Humans are creatures of habit. The way we walk, the way we type, how we move our cursors around on a website’s login or checkout page—these are deeply ingrained rituals that, while we don’t necessarily realize it consciously, are unique to us. As much as we can be identified by the physical details of our various body parts, we are also defined by how we perform our daily tasks. This is the world of behavioral biometrics, where what you are is verified by how you act.
In general, a behavioral biometrics system will create a profile of a user’s quotidian habits and run in the background of an application—invisible to the user—silently matching the nuance of actions such as keystrokes and mouse movements for verification. When enough of a discrepancy is found between a user and profile, access can be denied or the user can be prompted for an additional verification method. Behavioral biometrics can also be used to detect abnormal behavior in user activity, enabling these systems to detect fraud even if they aren’t being used to authenticate individual end users.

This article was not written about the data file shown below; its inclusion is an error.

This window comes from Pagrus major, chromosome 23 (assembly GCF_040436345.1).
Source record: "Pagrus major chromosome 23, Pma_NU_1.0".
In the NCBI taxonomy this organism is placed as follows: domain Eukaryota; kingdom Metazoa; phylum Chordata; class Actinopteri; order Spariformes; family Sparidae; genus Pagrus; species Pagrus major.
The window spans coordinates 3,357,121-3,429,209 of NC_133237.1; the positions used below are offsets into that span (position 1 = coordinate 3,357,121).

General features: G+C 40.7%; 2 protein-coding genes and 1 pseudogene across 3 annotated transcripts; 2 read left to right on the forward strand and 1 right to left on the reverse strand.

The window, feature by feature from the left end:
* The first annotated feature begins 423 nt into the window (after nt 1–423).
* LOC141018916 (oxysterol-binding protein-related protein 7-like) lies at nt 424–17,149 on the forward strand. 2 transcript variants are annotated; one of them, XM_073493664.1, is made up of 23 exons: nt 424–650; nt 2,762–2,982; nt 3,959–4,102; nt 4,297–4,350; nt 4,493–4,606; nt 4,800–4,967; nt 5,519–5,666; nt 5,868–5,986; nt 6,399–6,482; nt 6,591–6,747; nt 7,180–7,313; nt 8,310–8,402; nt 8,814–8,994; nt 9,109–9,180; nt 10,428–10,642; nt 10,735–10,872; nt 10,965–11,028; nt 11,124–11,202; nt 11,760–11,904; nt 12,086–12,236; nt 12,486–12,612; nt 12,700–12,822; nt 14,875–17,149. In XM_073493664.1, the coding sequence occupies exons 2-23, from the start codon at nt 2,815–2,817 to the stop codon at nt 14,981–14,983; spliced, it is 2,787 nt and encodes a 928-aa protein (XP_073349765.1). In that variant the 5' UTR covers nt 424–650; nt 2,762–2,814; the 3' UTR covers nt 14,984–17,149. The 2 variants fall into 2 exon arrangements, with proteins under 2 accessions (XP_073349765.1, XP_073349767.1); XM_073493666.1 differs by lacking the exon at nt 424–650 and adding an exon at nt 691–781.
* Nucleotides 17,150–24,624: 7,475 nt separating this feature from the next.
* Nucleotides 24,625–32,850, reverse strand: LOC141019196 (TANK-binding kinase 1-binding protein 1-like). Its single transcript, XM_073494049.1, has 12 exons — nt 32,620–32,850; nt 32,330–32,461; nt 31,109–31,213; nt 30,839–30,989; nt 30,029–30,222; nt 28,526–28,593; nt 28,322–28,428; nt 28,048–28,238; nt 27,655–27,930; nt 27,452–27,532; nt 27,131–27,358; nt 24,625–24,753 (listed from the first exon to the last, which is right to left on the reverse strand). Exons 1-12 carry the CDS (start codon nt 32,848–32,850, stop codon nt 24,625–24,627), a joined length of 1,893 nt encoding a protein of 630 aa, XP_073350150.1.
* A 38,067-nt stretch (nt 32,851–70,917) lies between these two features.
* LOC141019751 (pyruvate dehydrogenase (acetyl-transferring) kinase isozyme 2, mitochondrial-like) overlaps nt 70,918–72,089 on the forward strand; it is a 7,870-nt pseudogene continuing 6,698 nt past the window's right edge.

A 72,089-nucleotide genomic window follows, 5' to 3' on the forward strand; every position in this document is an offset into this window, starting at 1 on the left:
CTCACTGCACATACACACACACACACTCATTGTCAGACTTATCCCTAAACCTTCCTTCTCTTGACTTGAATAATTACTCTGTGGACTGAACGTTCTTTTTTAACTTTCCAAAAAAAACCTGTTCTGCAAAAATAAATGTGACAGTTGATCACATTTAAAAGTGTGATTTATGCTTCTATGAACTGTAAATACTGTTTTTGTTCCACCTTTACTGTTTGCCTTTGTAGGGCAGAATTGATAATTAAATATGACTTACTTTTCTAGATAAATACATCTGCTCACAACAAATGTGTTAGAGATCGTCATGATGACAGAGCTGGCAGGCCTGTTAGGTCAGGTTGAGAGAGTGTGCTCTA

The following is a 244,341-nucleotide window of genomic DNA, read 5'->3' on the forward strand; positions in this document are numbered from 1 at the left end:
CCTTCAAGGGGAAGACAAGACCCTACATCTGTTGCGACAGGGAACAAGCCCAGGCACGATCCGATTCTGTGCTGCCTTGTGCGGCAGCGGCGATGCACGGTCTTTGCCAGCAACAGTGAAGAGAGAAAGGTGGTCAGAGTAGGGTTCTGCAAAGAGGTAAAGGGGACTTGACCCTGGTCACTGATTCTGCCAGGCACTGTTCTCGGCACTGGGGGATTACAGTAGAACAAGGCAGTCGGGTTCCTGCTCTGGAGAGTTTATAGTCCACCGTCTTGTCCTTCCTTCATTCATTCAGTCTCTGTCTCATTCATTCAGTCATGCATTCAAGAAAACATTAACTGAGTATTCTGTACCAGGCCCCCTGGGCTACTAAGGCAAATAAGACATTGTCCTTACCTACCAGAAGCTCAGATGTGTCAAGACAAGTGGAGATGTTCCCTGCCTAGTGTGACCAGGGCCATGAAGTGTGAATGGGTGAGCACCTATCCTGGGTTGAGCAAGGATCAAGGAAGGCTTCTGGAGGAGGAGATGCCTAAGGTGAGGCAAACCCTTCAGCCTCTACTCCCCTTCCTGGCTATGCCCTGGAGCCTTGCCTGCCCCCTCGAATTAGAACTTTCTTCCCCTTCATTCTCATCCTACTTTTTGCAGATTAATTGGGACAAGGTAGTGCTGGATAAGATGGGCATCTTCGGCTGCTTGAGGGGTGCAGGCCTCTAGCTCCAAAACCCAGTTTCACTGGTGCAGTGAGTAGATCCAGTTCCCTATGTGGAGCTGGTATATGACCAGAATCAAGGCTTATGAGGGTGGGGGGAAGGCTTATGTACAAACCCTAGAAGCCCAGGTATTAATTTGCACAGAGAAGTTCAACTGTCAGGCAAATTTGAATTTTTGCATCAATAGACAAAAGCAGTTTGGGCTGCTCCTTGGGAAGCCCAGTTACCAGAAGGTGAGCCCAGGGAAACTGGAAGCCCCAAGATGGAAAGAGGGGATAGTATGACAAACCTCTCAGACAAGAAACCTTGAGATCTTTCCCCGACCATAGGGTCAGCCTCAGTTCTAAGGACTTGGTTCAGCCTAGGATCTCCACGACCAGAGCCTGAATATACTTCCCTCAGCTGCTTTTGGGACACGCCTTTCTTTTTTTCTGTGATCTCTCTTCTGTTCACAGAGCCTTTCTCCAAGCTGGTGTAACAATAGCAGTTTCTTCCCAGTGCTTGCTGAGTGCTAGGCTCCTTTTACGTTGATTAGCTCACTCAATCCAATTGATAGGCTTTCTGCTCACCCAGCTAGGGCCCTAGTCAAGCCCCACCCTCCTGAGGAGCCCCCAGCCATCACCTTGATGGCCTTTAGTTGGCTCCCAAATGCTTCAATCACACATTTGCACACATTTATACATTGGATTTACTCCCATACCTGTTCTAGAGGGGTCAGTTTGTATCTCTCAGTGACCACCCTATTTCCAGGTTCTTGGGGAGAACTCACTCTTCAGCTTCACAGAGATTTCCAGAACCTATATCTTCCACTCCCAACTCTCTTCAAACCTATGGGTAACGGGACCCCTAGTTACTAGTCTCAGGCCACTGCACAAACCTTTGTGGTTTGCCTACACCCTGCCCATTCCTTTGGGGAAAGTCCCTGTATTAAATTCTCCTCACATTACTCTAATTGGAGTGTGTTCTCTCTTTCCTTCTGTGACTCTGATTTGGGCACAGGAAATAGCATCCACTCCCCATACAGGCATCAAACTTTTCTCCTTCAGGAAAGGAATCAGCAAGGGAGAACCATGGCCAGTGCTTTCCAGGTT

Behavioral biometrics technologies are playing an increasingly critical role in fighting fraud and detecting other forms of malfeasance in digital channels. Most often, these solutions are seen as an extra layer of security on top of authentication mechanisms that require direct user interaction, such as entering a password or undergoing a fingerprint scan. Because behavioral biometrics don’t require any direct actions or responses from end users, they can improve security without adding any friction. And because they can operate continuously in the background, they can detect forms of fraud that take place within online sessions that have already been authenticated; for example, if a fraudster somehow fools an authentication system to log into someone else’s account, their unusual typing patterns and other kinds of behavioral biometrics can automatically flag them for further scrutiny.
A wide range of financial services providers are currently using behavioral biometrics to fight fraud, including major banks like HSBC and NatWest, which is using the technology to ensure compliance with the European Union’s PSD2 regulation requiring Strong Customer Authentication. And as the broader trend toward remote access continues to intensify, behavioral biometrics technologies will likely become more prominent in other sectors including government e-services and enterprise remote work channels.